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Great Khan e1692499114779

Sons of the Great Khan

Genghis Khan left behind four sons to inherit his throne. All of them became renowned warlords in their own right, and also fathered many gifted gifted and khans.


     His eldest son, Jochi, whose legitimacy was doubted by his brothers and other relatives since was born soon after his mother was rescued from the Mergid, died a few months before Genghis Khan. Although none of the Jochids ever sat on the Mongolian throne, his two sons, Orla and Bat went beyond the Irtysh River and conquered all the lands where their horses could carry them and one established the White and the other the Golden Horde, empires which lasted for many years.


     Genghis’s second son Tsagaadai, famed for his participation in the writing of the Mongols’ legal code the Ih Zasag, inherited the lands captured during his father’s western campaign, those of the Uighur, Kara-Khitan and the Khwarazm Empires. The Tsagaadai Khanate built by his descendants survived until the time of Tamerlane, or Timur Khan. Tsagaadai died in the same year as Ogodei Khan, the third son of Genghis.


     In 1223, Genghis’ third son Ogodei was elected by a Huriltai, an assembly of a princess, to replace his celebrated father. He held the throne until his death in 1241. Ogodei’s son Guyuk reigned only for two years, and after his death, his lineage ceased to play a significant role.


     Genghis’ youngest son Tului inherited his father’s native lands in the basin between the Onon and Herlen Rivers and, though he himself was not great khan, he had the good fortune to start a long lineage of khans. Tului administered the affairs of the empire for the two years in between Genghis Khan’s death and Ogodei’s election, but he did not survive until the next election, dying 1232 of alcoholism. Twenty years later, however, his children accomplished a brilliant victory by snatching the throne from Ogodei’s family. Tului’s sons Mongke and Kublai were both elected grand khans. Kublai established the Yuan Dynasty, which ruled China for one hundred years. Yet another son, Hulegu Khan, burnt down Baghdad and founded a powerful state known as the Il-khanate that existed for many years in the expensive territories which stretched to the Black Sea or the Persian Empire Il-Khanate.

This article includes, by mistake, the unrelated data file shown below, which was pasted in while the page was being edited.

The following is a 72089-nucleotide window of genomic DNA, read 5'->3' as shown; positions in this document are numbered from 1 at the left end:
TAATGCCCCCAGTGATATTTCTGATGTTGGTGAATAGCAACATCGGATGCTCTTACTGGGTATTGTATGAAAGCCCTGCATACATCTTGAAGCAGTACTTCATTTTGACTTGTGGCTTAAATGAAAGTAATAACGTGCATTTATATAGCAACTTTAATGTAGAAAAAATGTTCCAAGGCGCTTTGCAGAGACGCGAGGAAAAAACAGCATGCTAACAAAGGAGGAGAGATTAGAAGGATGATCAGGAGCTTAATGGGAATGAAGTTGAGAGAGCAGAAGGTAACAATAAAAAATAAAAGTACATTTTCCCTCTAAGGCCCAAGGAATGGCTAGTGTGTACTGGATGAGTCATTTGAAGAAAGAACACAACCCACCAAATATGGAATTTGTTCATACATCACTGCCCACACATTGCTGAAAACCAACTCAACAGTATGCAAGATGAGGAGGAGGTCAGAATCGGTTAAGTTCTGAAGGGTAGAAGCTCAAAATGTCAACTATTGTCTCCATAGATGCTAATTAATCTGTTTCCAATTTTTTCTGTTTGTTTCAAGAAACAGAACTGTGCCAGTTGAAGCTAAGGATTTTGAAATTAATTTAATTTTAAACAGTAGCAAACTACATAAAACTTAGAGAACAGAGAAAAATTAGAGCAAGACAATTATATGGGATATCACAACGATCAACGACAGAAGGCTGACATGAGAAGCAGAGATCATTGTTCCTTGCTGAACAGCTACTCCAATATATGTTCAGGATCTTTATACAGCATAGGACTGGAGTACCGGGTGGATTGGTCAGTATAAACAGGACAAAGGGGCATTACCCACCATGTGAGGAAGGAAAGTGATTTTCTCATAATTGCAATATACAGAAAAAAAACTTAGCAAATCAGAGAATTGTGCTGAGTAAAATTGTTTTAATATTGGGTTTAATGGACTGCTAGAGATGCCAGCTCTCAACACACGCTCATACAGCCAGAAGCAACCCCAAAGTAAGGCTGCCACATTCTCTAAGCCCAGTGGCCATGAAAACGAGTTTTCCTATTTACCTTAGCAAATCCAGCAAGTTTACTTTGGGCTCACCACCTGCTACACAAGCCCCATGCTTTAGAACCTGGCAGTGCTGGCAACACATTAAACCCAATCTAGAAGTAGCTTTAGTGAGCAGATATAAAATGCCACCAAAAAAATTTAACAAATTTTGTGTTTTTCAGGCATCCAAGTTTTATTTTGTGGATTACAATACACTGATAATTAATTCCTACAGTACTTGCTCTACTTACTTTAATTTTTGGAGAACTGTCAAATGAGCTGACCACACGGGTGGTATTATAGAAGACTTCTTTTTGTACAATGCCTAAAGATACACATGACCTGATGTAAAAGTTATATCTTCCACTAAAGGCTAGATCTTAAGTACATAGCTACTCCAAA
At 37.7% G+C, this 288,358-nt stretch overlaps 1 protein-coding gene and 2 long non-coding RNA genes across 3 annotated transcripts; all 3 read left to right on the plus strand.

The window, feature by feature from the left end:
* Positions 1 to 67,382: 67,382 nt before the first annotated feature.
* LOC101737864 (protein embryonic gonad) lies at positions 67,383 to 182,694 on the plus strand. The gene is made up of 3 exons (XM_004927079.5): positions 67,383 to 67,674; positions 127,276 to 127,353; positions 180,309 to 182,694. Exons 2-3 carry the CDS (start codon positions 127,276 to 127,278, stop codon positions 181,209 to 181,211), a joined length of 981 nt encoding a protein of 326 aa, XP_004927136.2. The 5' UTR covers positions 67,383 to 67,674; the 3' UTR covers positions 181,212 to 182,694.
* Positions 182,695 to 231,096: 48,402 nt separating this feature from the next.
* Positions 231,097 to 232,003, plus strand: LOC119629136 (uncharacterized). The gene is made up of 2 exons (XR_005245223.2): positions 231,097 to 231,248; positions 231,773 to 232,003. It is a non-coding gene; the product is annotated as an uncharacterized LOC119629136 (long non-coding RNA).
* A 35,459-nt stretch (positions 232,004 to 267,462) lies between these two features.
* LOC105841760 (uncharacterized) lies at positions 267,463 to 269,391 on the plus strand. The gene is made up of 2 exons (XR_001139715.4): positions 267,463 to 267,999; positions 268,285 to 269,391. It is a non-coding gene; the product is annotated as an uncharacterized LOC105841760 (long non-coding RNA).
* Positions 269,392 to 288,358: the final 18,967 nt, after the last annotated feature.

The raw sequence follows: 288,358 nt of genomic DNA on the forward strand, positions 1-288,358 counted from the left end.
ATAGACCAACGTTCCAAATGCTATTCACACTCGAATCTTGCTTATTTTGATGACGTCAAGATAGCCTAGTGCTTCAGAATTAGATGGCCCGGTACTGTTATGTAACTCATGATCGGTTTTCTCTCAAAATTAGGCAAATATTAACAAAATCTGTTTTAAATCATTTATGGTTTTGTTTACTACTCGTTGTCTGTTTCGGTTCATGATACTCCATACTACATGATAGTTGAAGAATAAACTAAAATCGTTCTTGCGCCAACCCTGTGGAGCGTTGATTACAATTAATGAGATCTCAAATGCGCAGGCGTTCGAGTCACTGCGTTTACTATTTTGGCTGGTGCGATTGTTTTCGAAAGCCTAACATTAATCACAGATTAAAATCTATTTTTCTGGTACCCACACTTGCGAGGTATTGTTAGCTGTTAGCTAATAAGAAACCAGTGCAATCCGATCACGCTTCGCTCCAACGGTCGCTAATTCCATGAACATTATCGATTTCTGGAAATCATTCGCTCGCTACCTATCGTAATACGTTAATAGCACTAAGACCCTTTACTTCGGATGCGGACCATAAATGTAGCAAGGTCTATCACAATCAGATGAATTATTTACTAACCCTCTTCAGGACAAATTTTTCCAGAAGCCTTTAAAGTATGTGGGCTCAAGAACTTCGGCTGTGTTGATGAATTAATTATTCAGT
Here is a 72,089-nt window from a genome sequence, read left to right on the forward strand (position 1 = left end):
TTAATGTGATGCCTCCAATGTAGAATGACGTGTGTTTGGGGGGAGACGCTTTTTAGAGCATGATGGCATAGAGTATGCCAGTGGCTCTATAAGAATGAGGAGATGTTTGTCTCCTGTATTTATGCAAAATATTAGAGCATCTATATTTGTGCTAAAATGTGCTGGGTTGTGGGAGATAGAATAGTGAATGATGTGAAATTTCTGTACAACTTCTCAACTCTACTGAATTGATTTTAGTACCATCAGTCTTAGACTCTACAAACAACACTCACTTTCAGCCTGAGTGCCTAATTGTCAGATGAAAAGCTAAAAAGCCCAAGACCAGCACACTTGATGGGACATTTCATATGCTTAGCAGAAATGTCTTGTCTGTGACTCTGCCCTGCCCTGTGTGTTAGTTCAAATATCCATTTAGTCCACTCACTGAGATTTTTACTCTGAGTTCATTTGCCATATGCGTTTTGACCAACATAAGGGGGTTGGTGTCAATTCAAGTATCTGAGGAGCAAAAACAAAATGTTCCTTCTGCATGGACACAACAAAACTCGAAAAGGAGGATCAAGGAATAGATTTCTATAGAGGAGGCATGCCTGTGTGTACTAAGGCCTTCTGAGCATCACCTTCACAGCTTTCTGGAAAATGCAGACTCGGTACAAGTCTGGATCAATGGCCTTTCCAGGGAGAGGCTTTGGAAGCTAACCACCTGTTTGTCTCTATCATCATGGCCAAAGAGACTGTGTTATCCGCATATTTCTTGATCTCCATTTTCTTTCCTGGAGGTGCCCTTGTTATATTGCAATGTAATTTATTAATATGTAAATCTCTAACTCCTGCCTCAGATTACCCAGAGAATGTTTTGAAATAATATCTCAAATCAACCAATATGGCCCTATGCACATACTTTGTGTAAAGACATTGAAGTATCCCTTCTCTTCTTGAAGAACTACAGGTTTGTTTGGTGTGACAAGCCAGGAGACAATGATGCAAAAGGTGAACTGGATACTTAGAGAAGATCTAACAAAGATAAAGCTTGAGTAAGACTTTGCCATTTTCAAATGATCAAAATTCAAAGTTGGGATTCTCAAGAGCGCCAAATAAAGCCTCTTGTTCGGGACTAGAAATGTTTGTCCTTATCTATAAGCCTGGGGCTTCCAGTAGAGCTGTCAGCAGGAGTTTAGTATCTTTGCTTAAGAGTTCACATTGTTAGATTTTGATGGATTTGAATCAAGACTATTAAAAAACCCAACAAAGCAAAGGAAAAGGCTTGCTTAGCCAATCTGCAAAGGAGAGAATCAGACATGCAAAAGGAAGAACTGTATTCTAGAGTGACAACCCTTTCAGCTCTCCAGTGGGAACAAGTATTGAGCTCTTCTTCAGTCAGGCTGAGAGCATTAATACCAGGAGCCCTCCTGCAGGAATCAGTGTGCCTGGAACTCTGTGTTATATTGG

• 1227-1229: Reign of Genghis Khan’s youngest son Tului.
  • 1229: The law was enforced throughout the Empire.
  • 1230: Ogodei sent an army led by  Chormogan to wage war on the Islamic empires.
  • 1231: Ogodei sent an army southward, led by Subeedei.
  • 1235: The Ih Huraldai was established in the city of Karakorum.
  • 1236-1241: An enormous army of 150000, led by Subeedei, invades the land between western Siberia and the Adriatic Sea.
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